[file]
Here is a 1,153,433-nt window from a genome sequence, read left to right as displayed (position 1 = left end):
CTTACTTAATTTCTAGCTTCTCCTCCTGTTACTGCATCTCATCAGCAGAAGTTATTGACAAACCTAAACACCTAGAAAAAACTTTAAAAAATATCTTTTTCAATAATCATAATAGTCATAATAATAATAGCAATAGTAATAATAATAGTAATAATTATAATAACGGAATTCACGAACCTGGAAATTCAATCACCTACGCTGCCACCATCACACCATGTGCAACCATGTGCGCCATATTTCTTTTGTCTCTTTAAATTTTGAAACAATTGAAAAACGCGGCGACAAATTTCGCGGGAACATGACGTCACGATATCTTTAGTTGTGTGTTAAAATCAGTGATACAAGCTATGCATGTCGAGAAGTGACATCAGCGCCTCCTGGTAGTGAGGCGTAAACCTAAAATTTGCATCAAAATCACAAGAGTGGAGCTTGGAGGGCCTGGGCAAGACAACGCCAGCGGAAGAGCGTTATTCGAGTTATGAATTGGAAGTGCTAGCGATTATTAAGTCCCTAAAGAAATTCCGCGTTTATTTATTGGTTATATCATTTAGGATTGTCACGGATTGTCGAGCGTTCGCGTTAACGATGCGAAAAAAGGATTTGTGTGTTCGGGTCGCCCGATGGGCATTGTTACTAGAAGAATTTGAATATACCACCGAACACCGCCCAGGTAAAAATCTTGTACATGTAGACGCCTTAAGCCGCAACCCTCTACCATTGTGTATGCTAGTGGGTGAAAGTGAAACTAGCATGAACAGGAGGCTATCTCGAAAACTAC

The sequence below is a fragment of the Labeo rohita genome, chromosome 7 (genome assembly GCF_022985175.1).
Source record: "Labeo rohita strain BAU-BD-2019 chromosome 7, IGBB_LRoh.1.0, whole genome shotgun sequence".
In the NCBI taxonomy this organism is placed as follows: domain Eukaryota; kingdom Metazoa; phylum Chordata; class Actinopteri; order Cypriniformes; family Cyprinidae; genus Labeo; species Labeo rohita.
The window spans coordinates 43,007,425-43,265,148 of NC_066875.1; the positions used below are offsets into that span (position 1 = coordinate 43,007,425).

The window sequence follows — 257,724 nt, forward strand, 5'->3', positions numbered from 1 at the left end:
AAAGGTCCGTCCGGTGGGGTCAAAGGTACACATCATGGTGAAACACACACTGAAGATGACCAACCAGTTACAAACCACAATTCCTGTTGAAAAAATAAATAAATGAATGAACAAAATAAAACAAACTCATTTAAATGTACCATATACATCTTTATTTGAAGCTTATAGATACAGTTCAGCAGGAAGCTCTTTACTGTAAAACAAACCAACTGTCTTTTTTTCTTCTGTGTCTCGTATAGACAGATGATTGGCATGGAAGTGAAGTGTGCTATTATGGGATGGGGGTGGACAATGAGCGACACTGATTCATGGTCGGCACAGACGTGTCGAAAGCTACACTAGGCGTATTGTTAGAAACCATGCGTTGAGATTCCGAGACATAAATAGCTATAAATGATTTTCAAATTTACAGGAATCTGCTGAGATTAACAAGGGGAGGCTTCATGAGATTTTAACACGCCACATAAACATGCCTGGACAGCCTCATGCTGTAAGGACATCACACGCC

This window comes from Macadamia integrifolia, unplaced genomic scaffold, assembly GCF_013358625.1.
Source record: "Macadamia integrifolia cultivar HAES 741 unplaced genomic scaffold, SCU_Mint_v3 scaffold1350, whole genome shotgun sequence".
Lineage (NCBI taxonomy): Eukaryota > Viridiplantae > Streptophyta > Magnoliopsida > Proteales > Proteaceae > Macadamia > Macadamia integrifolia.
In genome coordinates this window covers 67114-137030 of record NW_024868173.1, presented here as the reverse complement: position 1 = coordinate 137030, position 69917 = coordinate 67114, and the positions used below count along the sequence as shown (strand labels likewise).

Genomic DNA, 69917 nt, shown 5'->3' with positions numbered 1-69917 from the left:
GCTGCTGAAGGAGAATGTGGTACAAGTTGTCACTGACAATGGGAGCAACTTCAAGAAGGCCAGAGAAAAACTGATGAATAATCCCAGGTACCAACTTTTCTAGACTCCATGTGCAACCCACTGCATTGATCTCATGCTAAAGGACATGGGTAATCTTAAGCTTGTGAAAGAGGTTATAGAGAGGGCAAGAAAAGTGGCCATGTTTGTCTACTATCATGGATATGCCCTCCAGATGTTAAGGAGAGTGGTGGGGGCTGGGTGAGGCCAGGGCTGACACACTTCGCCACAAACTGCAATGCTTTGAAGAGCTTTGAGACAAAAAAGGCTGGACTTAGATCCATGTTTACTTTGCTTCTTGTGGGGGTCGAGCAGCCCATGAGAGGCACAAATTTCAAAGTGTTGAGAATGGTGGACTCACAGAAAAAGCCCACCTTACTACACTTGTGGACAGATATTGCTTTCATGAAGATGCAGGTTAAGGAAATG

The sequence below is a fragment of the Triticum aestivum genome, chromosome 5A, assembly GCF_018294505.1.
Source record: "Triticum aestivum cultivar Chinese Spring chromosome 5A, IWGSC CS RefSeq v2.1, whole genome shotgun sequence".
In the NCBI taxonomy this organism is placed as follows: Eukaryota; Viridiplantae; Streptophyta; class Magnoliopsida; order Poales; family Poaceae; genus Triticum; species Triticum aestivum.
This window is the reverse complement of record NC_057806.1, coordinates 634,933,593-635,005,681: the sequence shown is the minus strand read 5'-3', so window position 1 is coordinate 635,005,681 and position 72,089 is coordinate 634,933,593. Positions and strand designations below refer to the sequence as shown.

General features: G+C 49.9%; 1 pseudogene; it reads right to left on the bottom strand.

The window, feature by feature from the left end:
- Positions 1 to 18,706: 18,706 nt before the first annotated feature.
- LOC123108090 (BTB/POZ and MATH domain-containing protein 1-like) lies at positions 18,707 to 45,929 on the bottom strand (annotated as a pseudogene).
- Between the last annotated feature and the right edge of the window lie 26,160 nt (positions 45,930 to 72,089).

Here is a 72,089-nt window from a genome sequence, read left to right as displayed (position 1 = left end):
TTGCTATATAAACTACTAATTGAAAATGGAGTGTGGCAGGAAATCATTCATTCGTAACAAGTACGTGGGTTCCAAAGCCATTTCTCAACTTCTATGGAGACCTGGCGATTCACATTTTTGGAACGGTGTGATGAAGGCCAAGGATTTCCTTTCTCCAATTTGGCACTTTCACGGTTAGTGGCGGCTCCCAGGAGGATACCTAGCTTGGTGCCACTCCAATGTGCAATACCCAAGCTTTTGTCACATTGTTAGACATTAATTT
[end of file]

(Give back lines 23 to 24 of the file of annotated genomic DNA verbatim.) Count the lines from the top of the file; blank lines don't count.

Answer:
- Between the last annotated feature and the right edge of the window lie 26,160 nt (positions 45,930 to 72,089).

Here is a 72,089-nt window from a genome sequence, read left to right as displayed (position 1 = left end):